On Beatrice, 2008


In which The Gay Recluse remembers Beatrice, two years later.


We don’t have too many photographs of Beatrice; although we owned a camera, it was a particularly trying period of our life, so that we were almost never inspired to memorialize it. (All of these pictures were taken by Stephen.) You can tell that this is an early one, though, because her ears were still infected; we remember bringing this to the vet’s attention and she told us to swab her ears with a salve: for some reason, the vet couldn’t quite seem to grasp that Beatrice never let us hold her, even for a second. (And we tried everything!) Fortunately Dante — always an exceedingly careful groomer — spent a lot of time licking her ears, and they gradually got better.


This is another shot, where you can see the improvement.


Dante and Beatrice liked to take naps near each other on the window sill in the afternoon.


When they woke up, they would have a “lick-lick session.” We always assumed that Dante taught Beatrice some of his grooming techniques, because she smelled a little “off” in the beginning, but that too went away over time. We always assumed that we, too, would gradually be allowed to get closer to her; what we didn’t realize is that we didn’t have very much time.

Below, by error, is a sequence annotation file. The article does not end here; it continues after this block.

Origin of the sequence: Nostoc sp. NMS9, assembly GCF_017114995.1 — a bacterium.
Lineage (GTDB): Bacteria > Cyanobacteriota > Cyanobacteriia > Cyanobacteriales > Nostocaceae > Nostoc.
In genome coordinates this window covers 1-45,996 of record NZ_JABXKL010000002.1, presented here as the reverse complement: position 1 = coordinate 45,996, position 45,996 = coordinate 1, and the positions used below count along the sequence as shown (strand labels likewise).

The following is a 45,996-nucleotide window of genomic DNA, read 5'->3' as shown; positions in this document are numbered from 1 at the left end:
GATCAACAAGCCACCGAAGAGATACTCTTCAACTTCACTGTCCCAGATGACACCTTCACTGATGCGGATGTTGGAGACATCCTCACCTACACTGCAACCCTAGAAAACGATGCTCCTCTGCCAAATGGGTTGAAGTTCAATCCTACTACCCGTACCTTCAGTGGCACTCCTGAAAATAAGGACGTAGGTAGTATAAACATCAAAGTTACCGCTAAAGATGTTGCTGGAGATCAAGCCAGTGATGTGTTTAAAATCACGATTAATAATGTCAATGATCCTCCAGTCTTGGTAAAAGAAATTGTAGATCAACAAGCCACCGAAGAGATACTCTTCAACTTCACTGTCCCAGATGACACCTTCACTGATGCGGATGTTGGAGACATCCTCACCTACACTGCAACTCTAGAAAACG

Beatrice had the plushest coat; it seemed to compensate for her stunted body, chopped-off tail and mitten paws (not to mention the horrible life she must have had before being adopted). At times, as in this picture, she glowed with an otherworldly aura, an idea made all the more plausible and painful by the knowledge that we never got to hold her until after she got sick. The most she ever allowed was a brief touch, just beyond arm’s length (a distance she could always judge with maddening perfection).


At other times, though, she was more cat-like. She certainly didn’t appreciate being told what to do, either by us or Dante: sometimes he would try to play with her and she — clearly not in the mood — would scream at him before running under the bed, after which he would walk around the apartment moaning and sulking. But then she would reappear an hour or so later, carrying her “kitten” — a bright yellow stuffed-animal dog, almost as big as she was — as if to imply that she really didn’t need anyone else to amuse her, although she clearly liked the attention.


Hardly a day passes when we don’t look at the window sill with longing, as if we might find her there, still staring at the world outside with a certain mix of contemplation, wonder and disdain, knowing she was all too soon destined to leave it, and us, behind.

For the long version of Beatrice’s story, click here.

No Responses Yet to “On Beatrice, 2008”

  1. Leave a Comment

Leave a Reply

Fill in your details below or click an icon to log in:

WordPress.com Logo

You are commenting using your WordPress.com account. Log Out /  Change )

Facebook photo

You are commenting using your Facebook account. Log Out /  Change )

Connecting to %s

%d bloggers like this: